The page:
Published on May 15, 2013In the wake of a massive US Department of Agriculture report highlighting the continuing large-scale death of honeybees, environmental groups are left wondering why the Environmental Protection Agency has decided to approve a "highly toxic" new pesticide.
The continuing mass death of honeybees, known scientifically as Colony Collapse Disorder (CCD) and a "pollinator crisis," could well strain production of over 100 crops in the US including apples, zucchinis, avocados and plums. The agriculture value of these products is estimated at over $200 billion globally per year.
As RT recently reported, a new USDA report has taken a broad look at the decline of bee colonies in the country, highlighting a dire situation as the number of colonies has plummeted from 3 million in 1990 to 2.5 million this year. Demonstrating that the decline is a long-term issue, that same report points to the existence of 6 million honey bee colonies in 1947.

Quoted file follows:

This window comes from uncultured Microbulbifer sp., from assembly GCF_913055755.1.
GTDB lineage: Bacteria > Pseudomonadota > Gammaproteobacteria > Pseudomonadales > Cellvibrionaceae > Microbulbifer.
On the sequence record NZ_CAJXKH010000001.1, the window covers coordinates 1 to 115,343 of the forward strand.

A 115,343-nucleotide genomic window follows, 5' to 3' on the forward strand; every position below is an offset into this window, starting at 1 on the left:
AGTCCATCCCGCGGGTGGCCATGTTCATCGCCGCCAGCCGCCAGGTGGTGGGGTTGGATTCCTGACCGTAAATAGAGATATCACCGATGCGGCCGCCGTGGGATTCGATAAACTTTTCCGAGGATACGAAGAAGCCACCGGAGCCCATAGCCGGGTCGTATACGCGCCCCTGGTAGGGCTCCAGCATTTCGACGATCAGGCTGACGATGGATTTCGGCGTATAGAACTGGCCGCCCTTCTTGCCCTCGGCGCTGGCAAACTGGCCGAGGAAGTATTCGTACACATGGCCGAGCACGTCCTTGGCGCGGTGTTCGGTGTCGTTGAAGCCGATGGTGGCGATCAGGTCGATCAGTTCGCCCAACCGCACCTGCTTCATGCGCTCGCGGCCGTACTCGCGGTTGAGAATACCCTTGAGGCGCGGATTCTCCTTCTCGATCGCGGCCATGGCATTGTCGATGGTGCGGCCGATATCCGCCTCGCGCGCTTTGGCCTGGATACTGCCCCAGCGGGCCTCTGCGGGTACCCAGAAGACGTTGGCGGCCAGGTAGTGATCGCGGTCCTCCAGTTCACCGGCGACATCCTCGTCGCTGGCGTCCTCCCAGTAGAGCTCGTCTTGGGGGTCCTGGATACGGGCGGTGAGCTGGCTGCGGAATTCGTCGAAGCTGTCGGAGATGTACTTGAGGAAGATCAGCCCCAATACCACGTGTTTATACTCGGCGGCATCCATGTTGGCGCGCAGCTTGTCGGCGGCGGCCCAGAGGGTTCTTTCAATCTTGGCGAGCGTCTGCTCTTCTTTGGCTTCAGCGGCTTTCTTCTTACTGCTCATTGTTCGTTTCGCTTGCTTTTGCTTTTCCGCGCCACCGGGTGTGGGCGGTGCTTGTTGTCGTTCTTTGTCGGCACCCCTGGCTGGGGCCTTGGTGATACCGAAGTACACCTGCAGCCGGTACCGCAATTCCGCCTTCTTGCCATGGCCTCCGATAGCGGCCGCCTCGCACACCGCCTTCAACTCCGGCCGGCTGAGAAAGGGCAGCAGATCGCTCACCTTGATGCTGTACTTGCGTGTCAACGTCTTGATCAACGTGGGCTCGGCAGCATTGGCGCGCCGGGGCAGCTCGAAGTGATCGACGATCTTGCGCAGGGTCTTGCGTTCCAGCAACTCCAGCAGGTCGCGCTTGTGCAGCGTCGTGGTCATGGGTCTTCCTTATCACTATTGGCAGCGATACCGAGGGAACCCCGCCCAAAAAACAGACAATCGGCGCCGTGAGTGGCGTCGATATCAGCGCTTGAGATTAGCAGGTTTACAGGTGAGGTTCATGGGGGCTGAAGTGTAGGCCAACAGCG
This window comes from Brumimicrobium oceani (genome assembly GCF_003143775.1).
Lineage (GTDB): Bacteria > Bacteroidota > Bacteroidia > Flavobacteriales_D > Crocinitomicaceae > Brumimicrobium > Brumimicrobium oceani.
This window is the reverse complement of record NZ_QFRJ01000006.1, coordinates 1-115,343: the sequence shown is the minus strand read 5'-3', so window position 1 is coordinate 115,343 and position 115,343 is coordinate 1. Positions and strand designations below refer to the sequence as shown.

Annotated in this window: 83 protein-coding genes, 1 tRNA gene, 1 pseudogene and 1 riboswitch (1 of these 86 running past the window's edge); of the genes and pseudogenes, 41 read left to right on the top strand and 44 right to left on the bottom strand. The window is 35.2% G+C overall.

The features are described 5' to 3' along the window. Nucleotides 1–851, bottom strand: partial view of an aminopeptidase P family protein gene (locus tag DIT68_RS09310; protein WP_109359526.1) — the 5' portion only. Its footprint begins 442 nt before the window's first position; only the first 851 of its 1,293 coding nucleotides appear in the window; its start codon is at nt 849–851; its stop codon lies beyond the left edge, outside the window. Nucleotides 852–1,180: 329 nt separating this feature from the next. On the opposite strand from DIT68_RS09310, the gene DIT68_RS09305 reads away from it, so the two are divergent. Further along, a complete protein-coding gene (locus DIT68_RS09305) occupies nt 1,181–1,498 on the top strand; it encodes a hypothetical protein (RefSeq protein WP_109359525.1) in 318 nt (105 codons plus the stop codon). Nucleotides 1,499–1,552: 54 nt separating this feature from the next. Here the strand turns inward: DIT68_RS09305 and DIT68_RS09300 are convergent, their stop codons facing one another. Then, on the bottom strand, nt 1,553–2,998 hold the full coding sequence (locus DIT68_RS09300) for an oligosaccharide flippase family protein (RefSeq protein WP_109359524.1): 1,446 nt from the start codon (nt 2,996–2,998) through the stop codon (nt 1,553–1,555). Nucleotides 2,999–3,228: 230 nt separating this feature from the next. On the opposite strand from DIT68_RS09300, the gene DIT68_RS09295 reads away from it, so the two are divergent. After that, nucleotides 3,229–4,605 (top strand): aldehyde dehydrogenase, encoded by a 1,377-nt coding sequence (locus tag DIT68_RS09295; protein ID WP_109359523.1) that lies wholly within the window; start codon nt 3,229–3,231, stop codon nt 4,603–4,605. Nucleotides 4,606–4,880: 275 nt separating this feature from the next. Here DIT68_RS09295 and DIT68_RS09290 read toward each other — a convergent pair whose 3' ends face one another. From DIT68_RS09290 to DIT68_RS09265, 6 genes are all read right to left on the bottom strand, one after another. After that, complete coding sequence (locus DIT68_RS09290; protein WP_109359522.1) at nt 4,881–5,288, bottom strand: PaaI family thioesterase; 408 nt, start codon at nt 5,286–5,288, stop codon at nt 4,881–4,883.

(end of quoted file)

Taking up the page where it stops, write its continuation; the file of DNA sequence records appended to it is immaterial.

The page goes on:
Though dire, the report does not offer any immediate solutions, as scientists continue to examine the potential causes for the mass colony collapses, during which adult bees abandon their hives, along with the queen, brood and food supplies.
The USDA cites "multiple factors... including parasites and disease, genetics, poor nutrition and pesticide exposure," while also citing last summer's drought as a contributing factor. http://www.panna.org/
Many environmental groups seem convinced that pesticides are a main factor in the continuing colony collapse situation. One group, Beyond Pesticides, has called the EPA's recent green light for use of a new insecticide known as sulfoxaflor irresponsible in light of its "highly toxic" classification for honey bees.